Adoration of the Shepherds

by Ludavico Mazzolino
Italian, (b. about 1480 - d.1528) Active Ferrare and Bologna
Oil on panel (1524)
SN 46 Bequest of John Ringling 1936.

By Pat Hillerman, February 28, 2000

Description (level 1 visitor)
This painting is of the Adoration of the Shepherds at the birth of Jesus. Notice the setting is outdoors. In the center front of the painting, closest to us, is the Holy Family. Joseph motions to Mary and she looks lovingly, with her hands clasped, at the baby Jesus. The figures have a golden halo of light around their heads, as does the Baby. Their clothes are brightly colored: Mary is wearing a red gown with a blue cloak and yellow collar. Joseph wears a red robe with blue collar and an orange cloak. The color carries our eyes to these figures first. The Baby Jesus, Mary and Joseph are the most important figures in the picture and they are in the front of the painting. Behind the figures is a curved wall which fades into lacy foliage in the back. Above the Holy Family and the wall are four baby angels holding a banner. Two of the angels point beyond the banner toward heaven. Across the center of the painting are four shepherds, two looking up toward heaven. The shepherd on the left is carrying a lamb on his shoulders and appears to stoop under the weight. On the right. another shepherd stands behind the Holy Family, and two kneel on the right side of the painting.

Additional information for the Level 2 visitor:
1. A strong diagonal carries our eyes from the shepherds at the right up to Mary, then to Joseph and on to the shepherd on the left above the animals. From there our eyes move across and slightly up to the figures in the center of the painting. These shepherds look upward and our eye follows their gaze up to the baby angels (or putti, as they were called) who carry a banner which proclaims in Latin "Glory to God in the Highest and Peace on Earth."
2. Color also captures our attention and, like the diagonal, the red garments carry our eyes upward: Mary, Joseph, the two shepherds above, and the tiny red wings of one putti. Another putti has green wings.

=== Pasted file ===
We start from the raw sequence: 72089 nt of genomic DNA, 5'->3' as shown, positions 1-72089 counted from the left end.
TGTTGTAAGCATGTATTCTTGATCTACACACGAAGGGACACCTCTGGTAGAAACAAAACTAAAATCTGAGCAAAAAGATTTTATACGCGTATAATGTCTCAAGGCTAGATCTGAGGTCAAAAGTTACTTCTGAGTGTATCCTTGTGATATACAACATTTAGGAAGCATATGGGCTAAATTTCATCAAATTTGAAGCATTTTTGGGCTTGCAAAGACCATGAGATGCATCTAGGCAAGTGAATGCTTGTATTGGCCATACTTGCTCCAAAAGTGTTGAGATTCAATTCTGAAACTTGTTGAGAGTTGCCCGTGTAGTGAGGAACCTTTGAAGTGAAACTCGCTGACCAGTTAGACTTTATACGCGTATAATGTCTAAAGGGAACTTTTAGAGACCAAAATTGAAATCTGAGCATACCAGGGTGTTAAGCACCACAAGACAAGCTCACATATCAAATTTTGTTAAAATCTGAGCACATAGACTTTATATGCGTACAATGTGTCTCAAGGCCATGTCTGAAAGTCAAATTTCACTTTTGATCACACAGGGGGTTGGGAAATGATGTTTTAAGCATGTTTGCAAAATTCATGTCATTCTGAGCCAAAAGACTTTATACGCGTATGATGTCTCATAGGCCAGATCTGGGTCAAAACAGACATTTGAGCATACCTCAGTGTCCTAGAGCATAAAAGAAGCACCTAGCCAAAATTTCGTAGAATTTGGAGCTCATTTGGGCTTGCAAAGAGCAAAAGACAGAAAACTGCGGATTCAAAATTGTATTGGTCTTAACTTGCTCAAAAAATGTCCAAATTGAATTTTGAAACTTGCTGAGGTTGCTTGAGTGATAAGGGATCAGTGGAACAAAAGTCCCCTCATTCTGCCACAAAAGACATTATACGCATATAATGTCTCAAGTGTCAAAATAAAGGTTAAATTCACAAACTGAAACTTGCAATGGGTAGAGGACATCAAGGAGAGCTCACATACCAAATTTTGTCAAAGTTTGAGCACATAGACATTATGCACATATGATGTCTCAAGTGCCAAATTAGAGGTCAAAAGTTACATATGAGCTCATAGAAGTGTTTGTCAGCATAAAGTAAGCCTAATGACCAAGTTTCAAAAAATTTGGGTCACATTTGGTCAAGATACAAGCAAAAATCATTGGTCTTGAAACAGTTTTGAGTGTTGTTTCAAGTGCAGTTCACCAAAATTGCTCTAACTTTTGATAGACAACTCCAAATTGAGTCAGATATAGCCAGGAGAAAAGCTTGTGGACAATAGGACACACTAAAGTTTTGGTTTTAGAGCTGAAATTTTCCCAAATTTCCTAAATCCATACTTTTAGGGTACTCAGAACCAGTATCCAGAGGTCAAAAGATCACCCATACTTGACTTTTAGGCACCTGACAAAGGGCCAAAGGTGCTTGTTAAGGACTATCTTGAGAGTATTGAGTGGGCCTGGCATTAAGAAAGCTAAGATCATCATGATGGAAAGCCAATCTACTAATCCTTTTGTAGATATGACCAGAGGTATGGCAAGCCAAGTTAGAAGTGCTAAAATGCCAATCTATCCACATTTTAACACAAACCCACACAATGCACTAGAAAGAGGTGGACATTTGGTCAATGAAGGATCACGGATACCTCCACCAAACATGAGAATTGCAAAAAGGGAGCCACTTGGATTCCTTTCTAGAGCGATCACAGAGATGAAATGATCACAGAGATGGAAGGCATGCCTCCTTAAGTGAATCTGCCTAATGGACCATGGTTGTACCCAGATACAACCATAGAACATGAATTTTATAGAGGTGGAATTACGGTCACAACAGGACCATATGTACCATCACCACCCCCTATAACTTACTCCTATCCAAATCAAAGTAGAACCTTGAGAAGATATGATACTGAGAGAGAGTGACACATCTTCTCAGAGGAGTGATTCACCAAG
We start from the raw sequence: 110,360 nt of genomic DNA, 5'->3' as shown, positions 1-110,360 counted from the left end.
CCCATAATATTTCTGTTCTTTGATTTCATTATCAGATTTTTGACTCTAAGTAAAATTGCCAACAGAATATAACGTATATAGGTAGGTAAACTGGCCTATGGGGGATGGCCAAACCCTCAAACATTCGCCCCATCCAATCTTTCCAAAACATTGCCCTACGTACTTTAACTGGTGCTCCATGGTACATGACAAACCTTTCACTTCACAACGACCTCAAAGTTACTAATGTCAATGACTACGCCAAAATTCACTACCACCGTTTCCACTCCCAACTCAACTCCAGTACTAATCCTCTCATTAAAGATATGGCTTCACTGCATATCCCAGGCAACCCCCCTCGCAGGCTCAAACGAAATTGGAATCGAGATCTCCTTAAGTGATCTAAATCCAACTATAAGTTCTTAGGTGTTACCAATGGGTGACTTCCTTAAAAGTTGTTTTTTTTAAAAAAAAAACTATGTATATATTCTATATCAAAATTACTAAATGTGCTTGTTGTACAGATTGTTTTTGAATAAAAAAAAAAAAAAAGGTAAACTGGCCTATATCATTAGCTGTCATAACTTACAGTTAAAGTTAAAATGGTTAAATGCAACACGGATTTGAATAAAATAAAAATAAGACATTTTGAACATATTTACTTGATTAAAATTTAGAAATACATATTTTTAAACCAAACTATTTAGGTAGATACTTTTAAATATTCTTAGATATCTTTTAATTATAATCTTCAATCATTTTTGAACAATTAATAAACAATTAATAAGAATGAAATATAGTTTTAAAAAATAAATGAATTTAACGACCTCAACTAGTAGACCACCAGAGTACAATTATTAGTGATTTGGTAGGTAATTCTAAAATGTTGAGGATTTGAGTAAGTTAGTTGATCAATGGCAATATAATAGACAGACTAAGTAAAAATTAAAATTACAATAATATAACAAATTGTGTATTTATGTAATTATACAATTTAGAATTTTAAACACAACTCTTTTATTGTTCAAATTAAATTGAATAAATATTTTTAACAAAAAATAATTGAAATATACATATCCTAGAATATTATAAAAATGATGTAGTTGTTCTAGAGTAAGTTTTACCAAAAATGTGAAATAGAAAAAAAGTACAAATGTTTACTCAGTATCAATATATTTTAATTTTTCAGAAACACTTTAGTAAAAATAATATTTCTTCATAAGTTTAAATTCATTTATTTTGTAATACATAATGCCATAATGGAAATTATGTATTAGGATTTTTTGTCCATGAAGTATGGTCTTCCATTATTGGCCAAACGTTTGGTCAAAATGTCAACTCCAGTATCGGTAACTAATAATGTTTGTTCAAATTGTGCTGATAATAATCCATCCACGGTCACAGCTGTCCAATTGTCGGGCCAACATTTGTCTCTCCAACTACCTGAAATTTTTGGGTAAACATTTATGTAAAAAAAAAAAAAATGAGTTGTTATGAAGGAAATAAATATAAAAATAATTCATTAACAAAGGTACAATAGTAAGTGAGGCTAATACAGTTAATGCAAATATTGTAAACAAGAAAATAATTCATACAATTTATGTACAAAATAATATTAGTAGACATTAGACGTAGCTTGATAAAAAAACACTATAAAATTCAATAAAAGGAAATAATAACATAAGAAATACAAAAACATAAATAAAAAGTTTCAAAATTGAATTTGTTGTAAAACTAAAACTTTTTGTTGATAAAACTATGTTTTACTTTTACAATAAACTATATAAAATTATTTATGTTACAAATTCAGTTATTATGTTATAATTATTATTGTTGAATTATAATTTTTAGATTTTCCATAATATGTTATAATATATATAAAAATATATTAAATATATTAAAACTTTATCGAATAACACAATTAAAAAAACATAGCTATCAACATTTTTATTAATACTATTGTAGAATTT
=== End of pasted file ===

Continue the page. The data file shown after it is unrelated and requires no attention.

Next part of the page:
3. The church used art during this period to teach. Few people could read and they used pictures to learn new stories and remind them of old ones. This painting may have been commissioned by a church or, since it is relatively small, may have been commissioned by an individual donor for a private chapel.
4. The source of light is on the left, lighting the face of Mary and the Baby, but also the faces of the shepherds, as they too face the light. Notice how the white collars draw our eye to their faces as the light reflects off the fabric.
5.. The figures are placed at the very front of the painting, with a rather steep perspective rising behind them. On the right, perspective of distance is achieved by green foliage which fades into a misty blue distance.

Additional information for the Level 3 visitor:
1. Symbolism was important in paintings of this period, and the 16th Century viewer would have recognized the four putti as angelic spirits: messengers between heaven and earth. The pillars or columns may have been recognized as symbols of spiritual strength, and in this painting also carry our eye upward. The shepherd carrying the lamb suggests the Good Shepherd, guardian of the flocks. (A lamb is commonly one of the gifts of the shepherds at Christ's nativity and a symbol of Christ's future sacrifice)
2. The baby lays on a white cloth which rests on Mary's cloak. The fabrics seem to be placed on a roll of straw; however, the "straw" almost appears to be the very long hair of the Virgin Mary.
3. This painting is from the original collection and was purchased by Mr. Ringling at an art auction of the Holferd Collection in 1927.